Note: barking is a complex topic. I, for one, do not expect any dog to be quiet all the time. Dogs do communicate by barking. With my dogs, I acknowledge their barking and then ask them to be quiet. I taught them this using timeouts. If you have more questions about barking, ask in the Forums. This post does not explain all of the nuances of teaching a dog not to bark in all situations, it is about barking for attention. Timeouts are used to tell a dog that his behavior caused all the fun to end. You can execute a timeout in a number of ways:
- Leave the room
- Put the end of the leash gently over a doorknob or under a table leg and walk away
- Put the end of the leash over a fence or around a tree outside and walk away
- Put your dog in a crate or behind a baby gate and walk away
There are a lot of misconceptions about using the crate for timeouts. I will write another post about timeouts at some point, but for now, just don’t worry about using the crate as a timeout as long as your dog is okay with the crate. It is not recommended, however, to put a dog that has separation anxiety and panic attacks in the crate.
The final strategies can be accomplished by using my “10-minute Exercise”. I use this as a very structured way for my clients to easily practice all the strategies above. Continue reading, and you will find out a really great way to teach your dog not to be demanding.
Once your dog performs an inappropriate behavior decide if you have 10 minutes of focused time for your dog. Being focused is important. If you don’t have the 10-minutes right now, put your dog in the crate to prevent him learning bad habits and work with him later when you do have more time. If you do have 10 minutes, do the following:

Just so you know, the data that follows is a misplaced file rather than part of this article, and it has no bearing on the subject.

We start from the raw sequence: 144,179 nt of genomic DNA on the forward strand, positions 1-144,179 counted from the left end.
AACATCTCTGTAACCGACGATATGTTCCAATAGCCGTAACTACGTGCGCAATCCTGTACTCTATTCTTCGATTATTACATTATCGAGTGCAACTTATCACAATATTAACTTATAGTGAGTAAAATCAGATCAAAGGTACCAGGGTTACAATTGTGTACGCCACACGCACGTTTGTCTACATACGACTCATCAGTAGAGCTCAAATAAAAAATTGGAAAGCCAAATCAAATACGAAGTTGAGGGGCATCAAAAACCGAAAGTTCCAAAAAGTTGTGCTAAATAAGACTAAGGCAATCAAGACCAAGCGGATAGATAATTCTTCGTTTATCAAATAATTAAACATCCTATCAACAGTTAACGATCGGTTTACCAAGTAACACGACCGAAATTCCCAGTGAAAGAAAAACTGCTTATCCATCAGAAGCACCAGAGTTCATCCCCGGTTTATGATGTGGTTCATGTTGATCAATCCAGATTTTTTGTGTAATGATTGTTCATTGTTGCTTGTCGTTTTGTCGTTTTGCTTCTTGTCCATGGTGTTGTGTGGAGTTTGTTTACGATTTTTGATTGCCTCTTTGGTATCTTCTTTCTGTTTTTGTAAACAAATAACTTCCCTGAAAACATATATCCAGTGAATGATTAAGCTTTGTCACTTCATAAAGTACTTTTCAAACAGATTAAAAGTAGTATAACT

- Ignore the inappropriate demand behavior or stop the behavior if it is in the destruction category such as digging or chewing
- AS SOON as the inappropriate behavior stops, say, “Yes” or ‘Click’ and treat if you are using a clicker
- Ignore your dog for 5 seconds, or you could say, “Good dog” during that time, if necessary
- After 10 seconds of appropriate behavior, ‘Click’ and treat
- Ignore your dog for 20 seconds and then ‘Click’ and treat
- If inappropriate behavior occurs during the time that you are ignoring your dog, say, “Timeout” and gently put your dog in the timeout area (have your dog wear a leash and trail it behind him if he has a tendency to run off when you say, “Timeout”)
- Leave your dog in the timeout area for 5-30 seconds and come back and get him
- If he is barking, whining or scratching, wait until he is quiet before removing him from the timeout area or you will be rewarding another inappropriate demand behavior
- After removing him from the timeout area, go back to a shorter amount of time (if he could not be quiet for 20 seconds, reward after 10 seconds)
- Continue doubling the time, rewarding for appropriate behavior and using timeouts for inappropriate behavior until your dog understands what behaviors are appropriate
- Do short sessions – that is why I start with 10 minutes. Eventually you will realize that your dog is behaving for longer periods of time and then you can actually do much longer sessions, but start slow.
- Talk to your dog if needed during the time in between full rewards. Verbal encouragement can help a dog understand what is expected, even if he isn’t getting the full reward that he wants.
- Make sure you say, "Timeout" AS SOON as your dog does the inappropriate behavior and gently and quickly move him to the timeout area. Timeouts are designed to make it crystal clear what is inappropriate. This can only happen if your timing is good.
- Work on your timing in general. Using a Clicker can help tremendously with this exercise. If you are not using a clicker, say, “Yes”.
- Be patient. If your dog has been rewarded in the past for behaviors, it might take a while for him to understand what the new rules are.
- Be really consistent. If you don’t want your dog to jump, does a timeout happen if he leaves his feet one inch, or only if he touches you with his paws? If you can’t answer this question, it is impossible to be clear to your dog.